The curse of the Premier League manager of the month award | Premier League

THEs the Premier League’s manager of the month award cursed? A look at the winners this season suggests the recipients should be more reticent about accepting it. Arsenal’s 3-0 defeat to Crystal Palace on Monday night came three days after Mikel Arteta had been crowned the manager of the month for March. Having won five straight away games, Arsenal’s defeat at Selhurst Park brought that run to a juddering halt.

Arsenal are seemingly locked in a private battle for fourth place with Tottenham and the north London clubs have a curious synchronicity when it comes to the manager of the month award. Nuno Espírito Santo won the first award this season in August after he steered his new club to three successive victories, including an impressive win over the champions, Manchester City, on the opening day. His team di lui were top of the table and he was basking in the glory of his 100% record when he won the award. Within 52 days he would be sacked.

Like Arsenal would do later in the season, Spurs went to Palace and were beaten 3-0. More defeats followed for Nuno, 3-0 at home to Chelsea and then 3-1 at Arsenal. Having won three games in August, the new manager had now lost three in September. He was soon on his way, the memory of that August award well and truly tarnished.

In September, Arteta won the first manager of the month award of his career, having turned Arsenal’s early season slump into a three-game winning streak. They did not maintain that upturn in form though. As soon as he won the award, Arsenal slipped to draws against Brighton and Palace.

Mikel Arteta wins the manager of the month award for March, which he was given on April Fool’s Day. Photograph: Stuart MacFarlane / Arsenal FC / Getty Images

Thomas Tuchel took the award in October in recognition of Chelsea’s imperious form, winning all four matches by an aggregate score of 14-1. With a struggling Burnley the next visitors to Stamford Bridge, Chelsea were expected to win comfortably, but Matej Vydra’s 79th-minute equalizer put paid to that. After four straight wins in October, Chelsea would win only four of their next 13 league games.

Pep Guardiola won the accolade in both November and December. With his Manchester City team performing at such a high level, they have suffered very few blips during the season. Guardiola is an outlier in the sense that he is the only manager to have won his next game after receiving the award. The prize has been given out eight times and the various newly crowned managers have picked up only eight points from a possible 24 in their next fixtures, the sort of form associated with relegation stragglers.

If Guardiola bucked the trend, the next two winners provided further evidence of the curse being in full flow. January’s winner, Bruno Lage, has impressed in his first season at Molineux, earning his prize with a 100% record in their three matches that month, but then Wolves went on a poor run. They lost their next match at home to Arsenal, which initiated their worst form of the season with four defeats in six matches.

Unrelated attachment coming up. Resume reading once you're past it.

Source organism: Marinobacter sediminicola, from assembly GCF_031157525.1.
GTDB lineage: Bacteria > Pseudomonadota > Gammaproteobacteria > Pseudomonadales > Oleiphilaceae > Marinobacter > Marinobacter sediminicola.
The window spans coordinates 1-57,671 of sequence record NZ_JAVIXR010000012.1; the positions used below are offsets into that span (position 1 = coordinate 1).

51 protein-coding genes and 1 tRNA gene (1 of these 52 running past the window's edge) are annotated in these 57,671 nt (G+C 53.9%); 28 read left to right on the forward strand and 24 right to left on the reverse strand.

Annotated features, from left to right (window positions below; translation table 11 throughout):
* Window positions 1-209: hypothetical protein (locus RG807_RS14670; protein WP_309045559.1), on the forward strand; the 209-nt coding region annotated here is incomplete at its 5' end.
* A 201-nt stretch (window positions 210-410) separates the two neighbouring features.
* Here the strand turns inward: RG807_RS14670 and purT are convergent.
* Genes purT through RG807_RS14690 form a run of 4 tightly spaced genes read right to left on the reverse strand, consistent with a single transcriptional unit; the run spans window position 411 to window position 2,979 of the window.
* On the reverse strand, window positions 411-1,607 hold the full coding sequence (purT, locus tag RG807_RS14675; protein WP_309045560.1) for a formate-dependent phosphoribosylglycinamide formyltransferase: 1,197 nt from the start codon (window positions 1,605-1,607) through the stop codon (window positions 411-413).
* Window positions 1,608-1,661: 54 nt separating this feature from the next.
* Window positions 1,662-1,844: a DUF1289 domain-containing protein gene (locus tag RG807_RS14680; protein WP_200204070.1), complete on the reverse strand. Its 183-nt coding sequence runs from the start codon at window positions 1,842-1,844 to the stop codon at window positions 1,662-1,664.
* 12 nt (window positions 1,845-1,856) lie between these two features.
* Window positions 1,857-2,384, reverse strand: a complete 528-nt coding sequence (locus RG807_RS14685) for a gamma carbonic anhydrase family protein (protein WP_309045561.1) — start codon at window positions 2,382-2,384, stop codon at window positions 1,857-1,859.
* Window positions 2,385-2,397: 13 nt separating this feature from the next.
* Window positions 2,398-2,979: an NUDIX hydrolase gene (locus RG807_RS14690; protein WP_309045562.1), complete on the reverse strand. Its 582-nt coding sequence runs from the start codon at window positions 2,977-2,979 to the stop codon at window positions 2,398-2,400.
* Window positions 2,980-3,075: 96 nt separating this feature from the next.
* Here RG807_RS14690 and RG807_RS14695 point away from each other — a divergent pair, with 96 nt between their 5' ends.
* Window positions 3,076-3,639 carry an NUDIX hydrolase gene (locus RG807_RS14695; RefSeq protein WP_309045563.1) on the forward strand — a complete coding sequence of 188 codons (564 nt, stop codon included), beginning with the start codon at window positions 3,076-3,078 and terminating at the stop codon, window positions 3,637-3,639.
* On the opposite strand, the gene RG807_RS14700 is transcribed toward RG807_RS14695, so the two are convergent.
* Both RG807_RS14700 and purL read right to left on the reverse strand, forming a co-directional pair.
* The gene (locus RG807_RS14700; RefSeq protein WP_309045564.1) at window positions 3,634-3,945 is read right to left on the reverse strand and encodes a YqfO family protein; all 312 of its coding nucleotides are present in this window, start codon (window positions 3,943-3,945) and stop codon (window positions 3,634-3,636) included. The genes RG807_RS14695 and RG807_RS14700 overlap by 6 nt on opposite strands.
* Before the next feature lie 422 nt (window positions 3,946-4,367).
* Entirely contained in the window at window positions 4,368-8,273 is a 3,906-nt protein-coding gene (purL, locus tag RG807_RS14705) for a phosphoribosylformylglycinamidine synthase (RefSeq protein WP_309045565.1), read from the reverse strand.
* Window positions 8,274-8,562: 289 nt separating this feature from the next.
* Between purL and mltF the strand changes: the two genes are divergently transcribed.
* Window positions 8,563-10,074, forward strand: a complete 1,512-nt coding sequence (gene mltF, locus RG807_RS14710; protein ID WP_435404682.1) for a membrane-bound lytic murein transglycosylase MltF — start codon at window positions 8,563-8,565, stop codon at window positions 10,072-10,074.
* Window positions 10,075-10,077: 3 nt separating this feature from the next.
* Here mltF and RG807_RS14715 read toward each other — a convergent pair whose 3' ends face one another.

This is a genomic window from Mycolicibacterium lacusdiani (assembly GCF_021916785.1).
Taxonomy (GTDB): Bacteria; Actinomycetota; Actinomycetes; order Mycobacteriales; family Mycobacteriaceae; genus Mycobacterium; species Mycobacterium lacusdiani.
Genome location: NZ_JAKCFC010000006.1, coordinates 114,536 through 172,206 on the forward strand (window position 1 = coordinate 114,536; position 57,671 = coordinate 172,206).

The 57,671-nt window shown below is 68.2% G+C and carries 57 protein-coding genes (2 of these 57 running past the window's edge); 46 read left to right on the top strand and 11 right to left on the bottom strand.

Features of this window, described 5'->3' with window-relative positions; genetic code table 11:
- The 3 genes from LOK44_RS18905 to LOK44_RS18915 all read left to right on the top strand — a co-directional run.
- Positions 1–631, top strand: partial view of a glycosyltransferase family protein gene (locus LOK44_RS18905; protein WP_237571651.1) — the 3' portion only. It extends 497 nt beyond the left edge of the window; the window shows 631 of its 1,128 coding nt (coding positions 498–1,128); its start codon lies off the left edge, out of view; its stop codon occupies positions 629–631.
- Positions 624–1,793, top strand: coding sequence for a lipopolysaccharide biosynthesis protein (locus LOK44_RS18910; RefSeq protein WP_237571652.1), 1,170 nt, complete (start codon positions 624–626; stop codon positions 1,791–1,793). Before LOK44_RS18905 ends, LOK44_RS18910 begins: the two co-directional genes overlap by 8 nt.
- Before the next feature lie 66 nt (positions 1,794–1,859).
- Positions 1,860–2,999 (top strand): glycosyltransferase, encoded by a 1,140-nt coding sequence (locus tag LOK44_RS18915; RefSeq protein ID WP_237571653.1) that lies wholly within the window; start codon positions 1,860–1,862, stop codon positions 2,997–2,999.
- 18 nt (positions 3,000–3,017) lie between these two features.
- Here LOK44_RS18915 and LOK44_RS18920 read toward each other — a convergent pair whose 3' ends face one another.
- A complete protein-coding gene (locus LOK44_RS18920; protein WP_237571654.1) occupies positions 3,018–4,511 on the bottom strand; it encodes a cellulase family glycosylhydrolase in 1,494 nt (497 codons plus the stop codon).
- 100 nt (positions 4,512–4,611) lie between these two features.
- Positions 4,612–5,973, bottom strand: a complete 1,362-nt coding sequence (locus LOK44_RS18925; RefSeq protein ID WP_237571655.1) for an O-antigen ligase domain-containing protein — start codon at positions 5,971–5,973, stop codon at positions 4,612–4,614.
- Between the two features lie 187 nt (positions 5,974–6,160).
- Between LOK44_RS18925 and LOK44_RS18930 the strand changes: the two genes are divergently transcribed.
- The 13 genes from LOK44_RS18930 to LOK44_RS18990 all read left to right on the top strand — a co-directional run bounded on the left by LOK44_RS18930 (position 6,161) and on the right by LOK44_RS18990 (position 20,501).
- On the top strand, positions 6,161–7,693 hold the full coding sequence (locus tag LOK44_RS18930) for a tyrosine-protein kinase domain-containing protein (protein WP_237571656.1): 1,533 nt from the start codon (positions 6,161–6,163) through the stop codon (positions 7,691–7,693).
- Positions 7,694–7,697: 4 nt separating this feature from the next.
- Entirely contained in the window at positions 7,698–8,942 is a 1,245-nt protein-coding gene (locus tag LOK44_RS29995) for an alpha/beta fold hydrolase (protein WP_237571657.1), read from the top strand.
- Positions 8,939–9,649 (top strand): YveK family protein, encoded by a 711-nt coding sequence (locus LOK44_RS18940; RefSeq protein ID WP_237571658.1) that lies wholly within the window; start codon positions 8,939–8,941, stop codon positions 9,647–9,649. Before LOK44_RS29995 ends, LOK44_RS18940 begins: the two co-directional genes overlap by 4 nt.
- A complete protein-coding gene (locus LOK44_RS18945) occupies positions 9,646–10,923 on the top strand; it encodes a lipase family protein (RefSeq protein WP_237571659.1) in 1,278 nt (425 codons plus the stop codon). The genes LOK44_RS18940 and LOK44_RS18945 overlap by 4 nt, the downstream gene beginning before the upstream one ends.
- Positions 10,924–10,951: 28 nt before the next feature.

Eddie Howe had a similar dip after winning the award. He took over a struggling Newcastle side in November and they were still in the relegation zone at the end of January. Three wins and a draw in February revived their season and earned Howe the award. “The players deserve a lot of credit for how they’ve attacked this spell of games,” said Howe. “Confidence has returned with every win.” Unfortunately, that confidence did not last for long. Newcastle have lost all three of their matches since Howe received his accolade on 11 March.

Claudio Ranieri won the manager of the year award in 2016 and was sacked nine months later.
Claudio Ranieri won the manager of the year award in 2016 and was sacked nine months later. Photograph: Clive Rose / Getty Images

The manager of the month award seems to be a poisoned chalice and the LMA’s manager of the year award – which is voted for by fellow managers rather than fans – is no different. Over the past 12 years, half of the managers who have won the award have left the club within a couple of years.

Roy Hodgson was voted manager of the year in 2010 for his great work as Fulham boss. He moved to Liverpool that summer and was sacked after six torturous months in charge. Brendan Rodgers was recognized by his peers di lui in 2014 after his Liverpool team pushed Manchester City all the way in the title race. The glow did not last too long. He was sacked a year later. Antonio Conte, who was voted manager of the year in 2017 after he had won the Premier League with Chelsea in his first season at the club, was also given the sack a year after winning the award.

Chris Wilder won the prize in 2019, having guided Sheffield United to promotion to the Premier League. Wilder was also runner-up to Jürgen Klopp in 2020, when the Blades finished ninth in their first season back in the top flight. Things turned sour the following season though. Wilder’s side did not win a league game until January and he left in March just before their relegation was confirmed.

Claudio Ranieri experienced the most striking fall from grace after being voted the manager of the year. When he won the Premier League title with Leicester in 2016, he could have been crowned as manager of the decade, if not the century. Despite this achievement, Ranieri was dismissed within seven months, leaving the club in February 2017, another victim of the curse.

Alongside the dreaded vote of confidence from the board, it seems that picking up a managerial award is not to be celebrated. Instead, it is a sure sign that things are about to go awry.

This article appeared first on The Football Mine
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